The passage of the ordinance of secession was received in the cotton States with wild demonstrations and joyous decla mations. Banners were unfurled, guns fired, music and song hailed and welcomed the advent.
Mississippi next followed. The 20th of December had been appointed for the election of delegates, and the 7th of January, 1861, for the meeting of the convention. The State, though united in favor of secession, was divided into two parties, "immediate secessionists" and "co-operationists." But when the convention assembled on the 7th of January, the former had complete control. The co-operationists sought to postpone action, but they were signally defeated. The committee appointed to draft an ordinance of secession reported on the 8th. The next day it was adopted by a vote of eighty-four to fifteen, and then declared unanimous. The sovereignty of the State was formally acknowledged by Judge Samuel J. Gholson of the United States District Court. In the exercise, too, of her sovereignty, the State assumed the right to dictate the terms upon which the Mississippi should be navigated. The governor ordered that the Whitman battery should be planted on the bluffs at Vicksburg, and that every vessel that should attempt to pass should be hailed and ex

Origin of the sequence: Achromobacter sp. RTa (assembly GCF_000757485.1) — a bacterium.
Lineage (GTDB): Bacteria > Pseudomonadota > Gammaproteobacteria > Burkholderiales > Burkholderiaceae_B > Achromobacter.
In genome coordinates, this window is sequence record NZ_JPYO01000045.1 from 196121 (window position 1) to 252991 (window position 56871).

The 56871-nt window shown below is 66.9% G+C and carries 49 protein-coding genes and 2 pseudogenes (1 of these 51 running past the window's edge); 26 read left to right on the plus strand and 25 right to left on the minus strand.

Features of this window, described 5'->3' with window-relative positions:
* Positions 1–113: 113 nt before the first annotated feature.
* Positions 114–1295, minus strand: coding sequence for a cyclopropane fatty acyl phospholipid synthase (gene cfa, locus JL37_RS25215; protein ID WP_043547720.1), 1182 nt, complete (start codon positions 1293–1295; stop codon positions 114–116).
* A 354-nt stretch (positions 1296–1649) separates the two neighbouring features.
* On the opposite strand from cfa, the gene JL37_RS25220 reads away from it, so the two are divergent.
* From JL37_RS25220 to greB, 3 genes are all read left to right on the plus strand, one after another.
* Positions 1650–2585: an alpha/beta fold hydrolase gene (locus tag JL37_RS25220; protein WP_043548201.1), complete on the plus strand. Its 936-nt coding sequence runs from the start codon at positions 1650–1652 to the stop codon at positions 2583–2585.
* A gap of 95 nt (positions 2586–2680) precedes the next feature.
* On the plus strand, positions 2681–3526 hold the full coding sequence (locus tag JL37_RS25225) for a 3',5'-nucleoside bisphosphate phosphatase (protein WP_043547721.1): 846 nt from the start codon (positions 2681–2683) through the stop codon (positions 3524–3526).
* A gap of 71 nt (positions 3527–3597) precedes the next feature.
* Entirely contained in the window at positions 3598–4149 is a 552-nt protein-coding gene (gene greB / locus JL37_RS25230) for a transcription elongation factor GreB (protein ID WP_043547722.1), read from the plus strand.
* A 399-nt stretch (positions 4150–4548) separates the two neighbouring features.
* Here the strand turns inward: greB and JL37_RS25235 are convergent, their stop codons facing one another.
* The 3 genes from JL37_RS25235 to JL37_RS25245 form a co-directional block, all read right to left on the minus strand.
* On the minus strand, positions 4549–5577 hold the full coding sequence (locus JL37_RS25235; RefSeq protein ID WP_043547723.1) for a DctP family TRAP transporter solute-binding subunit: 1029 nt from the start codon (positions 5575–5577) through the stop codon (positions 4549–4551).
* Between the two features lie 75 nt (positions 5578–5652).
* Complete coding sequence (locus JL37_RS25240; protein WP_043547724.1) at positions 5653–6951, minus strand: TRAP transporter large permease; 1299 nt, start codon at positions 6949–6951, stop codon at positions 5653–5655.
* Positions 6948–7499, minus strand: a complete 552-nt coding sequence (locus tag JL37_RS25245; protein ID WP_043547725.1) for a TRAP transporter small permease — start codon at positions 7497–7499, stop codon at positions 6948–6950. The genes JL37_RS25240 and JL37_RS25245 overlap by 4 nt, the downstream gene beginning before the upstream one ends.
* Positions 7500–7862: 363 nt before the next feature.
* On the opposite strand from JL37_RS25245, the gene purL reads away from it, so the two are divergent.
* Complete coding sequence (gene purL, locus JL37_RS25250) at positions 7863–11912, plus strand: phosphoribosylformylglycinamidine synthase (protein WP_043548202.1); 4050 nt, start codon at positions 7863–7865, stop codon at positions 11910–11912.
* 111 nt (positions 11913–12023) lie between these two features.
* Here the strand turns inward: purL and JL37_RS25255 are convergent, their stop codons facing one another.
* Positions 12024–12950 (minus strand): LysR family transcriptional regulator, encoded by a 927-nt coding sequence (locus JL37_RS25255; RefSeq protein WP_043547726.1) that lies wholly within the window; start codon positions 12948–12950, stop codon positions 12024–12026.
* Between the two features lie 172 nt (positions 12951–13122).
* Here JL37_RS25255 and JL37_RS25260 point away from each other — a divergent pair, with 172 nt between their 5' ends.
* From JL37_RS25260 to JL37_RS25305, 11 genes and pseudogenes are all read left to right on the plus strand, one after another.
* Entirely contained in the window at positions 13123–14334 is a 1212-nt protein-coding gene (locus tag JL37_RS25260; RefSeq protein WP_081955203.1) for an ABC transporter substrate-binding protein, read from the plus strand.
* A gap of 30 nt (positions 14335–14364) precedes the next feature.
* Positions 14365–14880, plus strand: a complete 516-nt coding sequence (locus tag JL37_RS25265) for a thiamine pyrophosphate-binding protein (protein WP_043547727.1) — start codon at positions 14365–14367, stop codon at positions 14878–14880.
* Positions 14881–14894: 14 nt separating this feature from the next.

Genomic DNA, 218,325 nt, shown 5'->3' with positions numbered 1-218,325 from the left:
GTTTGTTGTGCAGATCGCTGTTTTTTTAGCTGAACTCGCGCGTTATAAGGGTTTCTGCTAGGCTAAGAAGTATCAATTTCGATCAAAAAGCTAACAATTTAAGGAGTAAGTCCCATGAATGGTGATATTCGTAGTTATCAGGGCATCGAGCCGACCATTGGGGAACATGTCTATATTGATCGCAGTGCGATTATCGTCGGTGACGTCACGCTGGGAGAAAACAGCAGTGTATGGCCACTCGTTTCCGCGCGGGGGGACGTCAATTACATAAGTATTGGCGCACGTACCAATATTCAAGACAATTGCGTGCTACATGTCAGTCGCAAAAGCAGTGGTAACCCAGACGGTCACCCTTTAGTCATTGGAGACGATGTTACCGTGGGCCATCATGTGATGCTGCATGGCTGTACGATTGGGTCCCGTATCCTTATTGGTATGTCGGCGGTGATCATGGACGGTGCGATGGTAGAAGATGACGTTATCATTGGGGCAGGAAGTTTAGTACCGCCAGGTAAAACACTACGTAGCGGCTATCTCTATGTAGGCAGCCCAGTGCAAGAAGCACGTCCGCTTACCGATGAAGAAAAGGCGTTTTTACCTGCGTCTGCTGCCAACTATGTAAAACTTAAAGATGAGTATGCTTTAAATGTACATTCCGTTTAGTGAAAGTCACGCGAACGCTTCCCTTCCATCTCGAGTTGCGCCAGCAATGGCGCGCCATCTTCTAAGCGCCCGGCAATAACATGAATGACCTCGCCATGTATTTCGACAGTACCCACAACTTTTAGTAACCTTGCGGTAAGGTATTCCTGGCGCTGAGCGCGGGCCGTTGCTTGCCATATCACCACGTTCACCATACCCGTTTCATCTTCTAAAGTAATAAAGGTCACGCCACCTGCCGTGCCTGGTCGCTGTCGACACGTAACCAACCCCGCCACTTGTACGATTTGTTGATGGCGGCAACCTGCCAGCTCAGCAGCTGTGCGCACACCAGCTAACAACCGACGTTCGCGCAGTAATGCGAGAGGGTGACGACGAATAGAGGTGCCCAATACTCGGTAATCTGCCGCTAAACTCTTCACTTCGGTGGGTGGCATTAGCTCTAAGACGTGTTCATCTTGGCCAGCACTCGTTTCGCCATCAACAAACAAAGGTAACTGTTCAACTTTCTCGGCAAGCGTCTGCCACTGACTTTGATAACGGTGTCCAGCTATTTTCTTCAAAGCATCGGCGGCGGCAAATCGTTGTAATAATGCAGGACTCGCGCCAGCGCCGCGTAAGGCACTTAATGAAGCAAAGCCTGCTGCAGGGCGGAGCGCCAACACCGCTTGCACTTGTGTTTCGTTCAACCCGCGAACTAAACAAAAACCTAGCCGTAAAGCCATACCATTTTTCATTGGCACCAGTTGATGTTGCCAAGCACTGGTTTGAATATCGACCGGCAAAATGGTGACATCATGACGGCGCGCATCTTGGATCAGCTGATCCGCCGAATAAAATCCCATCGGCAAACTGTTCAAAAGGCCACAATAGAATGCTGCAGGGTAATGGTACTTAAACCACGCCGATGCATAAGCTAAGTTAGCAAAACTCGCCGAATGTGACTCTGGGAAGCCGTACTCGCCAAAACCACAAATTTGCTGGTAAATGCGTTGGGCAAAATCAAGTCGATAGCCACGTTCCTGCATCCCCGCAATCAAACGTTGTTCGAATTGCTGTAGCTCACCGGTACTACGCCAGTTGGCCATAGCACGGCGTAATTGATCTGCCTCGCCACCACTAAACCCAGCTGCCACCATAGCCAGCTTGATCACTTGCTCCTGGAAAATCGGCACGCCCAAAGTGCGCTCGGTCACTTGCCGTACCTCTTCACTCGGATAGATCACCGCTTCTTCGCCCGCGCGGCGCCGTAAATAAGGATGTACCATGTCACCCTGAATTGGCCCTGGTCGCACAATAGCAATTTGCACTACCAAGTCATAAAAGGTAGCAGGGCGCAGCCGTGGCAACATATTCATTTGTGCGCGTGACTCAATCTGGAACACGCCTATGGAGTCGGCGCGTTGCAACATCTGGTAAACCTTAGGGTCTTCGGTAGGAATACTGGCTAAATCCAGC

amined. Immediate measures were taken by the legislature to arm the military forces of the State. The governor of Louisiana sent muskets, cannon, and ammunition he had seized in the national arsenal at Baton Rouge. Jefferson Davis and Jacob Thompson guaranteed the payment of twenty-five thousand dollars for the purchase of arms, and Albert G. Brown sent the governor five hundred dollars.
As the politicians of Florida had rivalled those of South Carolina in favor of slavery and the slave-trade, they were now equally earnest for the formation of a Southern confederOn the 3d of January the State convention met at Tallahassee, and on the 10th, by a vote of sixty-two to seven, it passed an ordinance of secession, declaring Florida to be "a sovereign and independent nation." The ordinance was signed, and this action of the State was welcomed by the ringing of bells and every demonstration of joy. Her Senators in Congress did not at once resign, Mr. Yulee giving as a reason for their remaining in their places until the 4th of March, that they could thus embarrass the administration of Mr. Buchanan and prevent the Republicans from effecting any legislation which would strengthen and provide for that of Mr. Lincoln. Delegates were appointed to the Montgomery convention, the legislature authorized the issuing of half a million of treasury notes, and made the holding of office under the national government treason, to be punished with death in the event of hostilities between the State and the nation.